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To the Back of Beyond destabilises everything in the most stable of lives

Peter Stamm's haunting new novel is simple, yet irreducible and mysterious.

The forensic study of heterosexual desire in Seven Years, the Swiss-German writer Peter Stamm’s first novel to be translated into English, announced a formidable European writer to the Anglophone world. Reading To The Back of Beyond, his third novel, one begins to discern recurring themes in his work: man-woman relationships, marriage, desire, infidelity, family, a particular bourgeois matrix of life that can become a trap despite it – or even, because of it – being the end-point of the individualist desire that lies at the foundation of capitalist societies.

The story of To The Back of Beyond is simple yet irreducible and mysterious. On the day Astrid and Thomas and their two children, Konrad and Ella, return home to their small town in Switzerland from summer holiday in Spain, Thomas opens the garden gate in the evening, while Astrid has gone inside to settle the children in bed, walks out onto the street and keeps walking. It’s not giving away a crucial plot-twist to mention that he will never return to the life he walks out of, nor is it an unwelcome divulgence to note that we will never be told the motives behind this act. The book will alternate, in short sections, between Thomas and Astrid, and while we will be let inside her head, we will be kept out of his almost entirely.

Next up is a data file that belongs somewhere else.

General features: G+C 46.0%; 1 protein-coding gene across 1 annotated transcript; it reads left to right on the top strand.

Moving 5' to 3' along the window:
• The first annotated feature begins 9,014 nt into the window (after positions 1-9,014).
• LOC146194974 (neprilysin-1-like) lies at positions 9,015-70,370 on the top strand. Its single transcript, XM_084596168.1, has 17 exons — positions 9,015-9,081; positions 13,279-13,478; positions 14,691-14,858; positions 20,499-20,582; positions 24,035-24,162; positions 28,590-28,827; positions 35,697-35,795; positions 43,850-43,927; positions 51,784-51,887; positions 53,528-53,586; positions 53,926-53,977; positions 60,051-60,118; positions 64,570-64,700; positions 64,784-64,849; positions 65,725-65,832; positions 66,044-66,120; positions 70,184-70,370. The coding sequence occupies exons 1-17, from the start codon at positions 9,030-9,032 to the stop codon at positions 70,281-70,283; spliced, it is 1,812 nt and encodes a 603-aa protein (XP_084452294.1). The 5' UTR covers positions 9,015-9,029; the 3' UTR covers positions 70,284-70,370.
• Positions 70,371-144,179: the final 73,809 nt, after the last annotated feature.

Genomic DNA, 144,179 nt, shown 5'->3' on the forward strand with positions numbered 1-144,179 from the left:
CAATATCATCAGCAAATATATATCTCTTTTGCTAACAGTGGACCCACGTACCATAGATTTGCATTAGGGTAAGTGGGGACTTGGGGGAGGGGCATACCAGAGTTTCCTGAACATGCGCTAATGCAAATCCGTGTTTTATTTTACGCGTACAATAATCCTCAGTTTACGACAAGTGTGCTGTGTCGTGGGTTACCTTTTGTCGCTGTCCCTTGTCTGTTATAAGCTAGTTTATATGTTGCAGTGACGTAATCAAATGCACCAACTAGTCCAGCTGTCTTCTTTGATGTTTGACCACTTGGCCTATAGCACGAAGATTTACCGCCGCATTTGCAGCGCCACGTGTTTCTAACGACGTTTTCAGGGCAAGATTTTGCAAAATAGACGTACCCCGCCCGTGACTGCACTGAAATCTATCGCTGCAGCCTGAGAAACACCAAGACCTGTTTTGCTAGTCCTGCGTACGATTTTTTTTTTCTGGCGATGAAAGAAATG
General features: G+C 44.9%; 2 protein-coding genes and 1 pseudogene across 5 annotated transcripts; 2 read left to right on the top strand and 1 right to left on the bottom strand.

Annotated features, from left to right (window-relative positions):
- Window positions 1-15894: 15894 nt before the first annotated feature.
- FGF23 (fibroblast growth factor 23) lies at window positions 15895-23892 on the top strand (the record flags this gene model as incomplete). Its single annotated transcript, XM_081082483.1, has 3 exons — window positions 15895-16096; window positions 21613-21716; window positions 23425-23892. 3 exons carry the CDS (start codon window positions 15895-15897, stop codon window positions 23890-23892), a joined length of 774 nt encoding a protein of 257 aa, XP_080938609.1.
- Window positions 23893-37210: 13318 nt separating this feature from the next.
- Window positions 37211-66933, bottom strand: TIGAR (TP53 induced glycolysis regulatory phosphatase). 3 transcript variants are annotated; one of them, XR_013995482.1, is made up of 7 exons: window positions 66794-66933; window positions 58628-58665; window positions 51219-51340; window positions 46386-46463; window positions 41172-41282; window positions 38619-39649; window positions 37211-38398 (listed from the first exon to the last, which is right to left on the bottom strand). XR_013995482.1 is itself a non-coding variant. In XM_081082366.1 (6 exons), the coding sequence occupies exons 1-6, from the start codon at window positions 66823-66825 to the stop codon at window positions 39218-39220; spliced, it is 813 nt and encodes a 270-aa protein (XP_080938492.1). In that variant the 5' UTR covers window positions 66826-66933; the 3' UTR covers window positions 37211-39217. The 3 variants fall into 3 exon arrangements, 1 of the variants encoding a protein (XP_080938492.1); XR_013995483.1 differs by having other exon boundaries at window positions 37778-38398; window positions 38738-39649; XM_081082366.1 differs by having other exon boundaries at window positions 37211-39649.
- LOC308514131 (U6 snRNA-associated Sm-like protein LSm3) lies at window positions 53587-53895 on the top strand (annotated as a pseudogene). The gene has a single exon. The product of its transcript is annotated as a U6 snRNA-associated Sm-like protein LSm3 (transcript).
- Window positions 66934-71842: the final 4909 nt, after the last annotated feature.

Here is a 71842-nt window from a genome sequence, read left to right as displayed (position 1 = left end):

The Thomas strand of the narrative follows him walking into the valleys and mountains of Switzerland, avoiding populated towns to prevent being noticed by people who may be questioned later about a missing person. He sleeps outdoors while the weather is favourable, then takes to living in mountain huts, engaging in short-term casual employment, before moving on to another place.

Astrid’s story sees her going to the police eventually to report her missing husband and breaking the news to the children. She even drives along a route she thinks Thomas could conceivably have taken; the novel seems to hint that she arrives in some of the places he has passed through or briefly stayed at but just after his departure. The investigation ends on a baffling note and marks a kind of pivot in the text towards a shifting and elusive mixture of fantasy, reality, and interiority in Astrid’s world.

As the novel nears its end, Stamm does two skilful things with time: the first is to indicate effortlessly its passing in large segments, so that we move from the earlier calibration of time as hours and days through weeks and months to years and decades; the second, to loop back in time to give us the story of how Astrid and Thomas came to be together.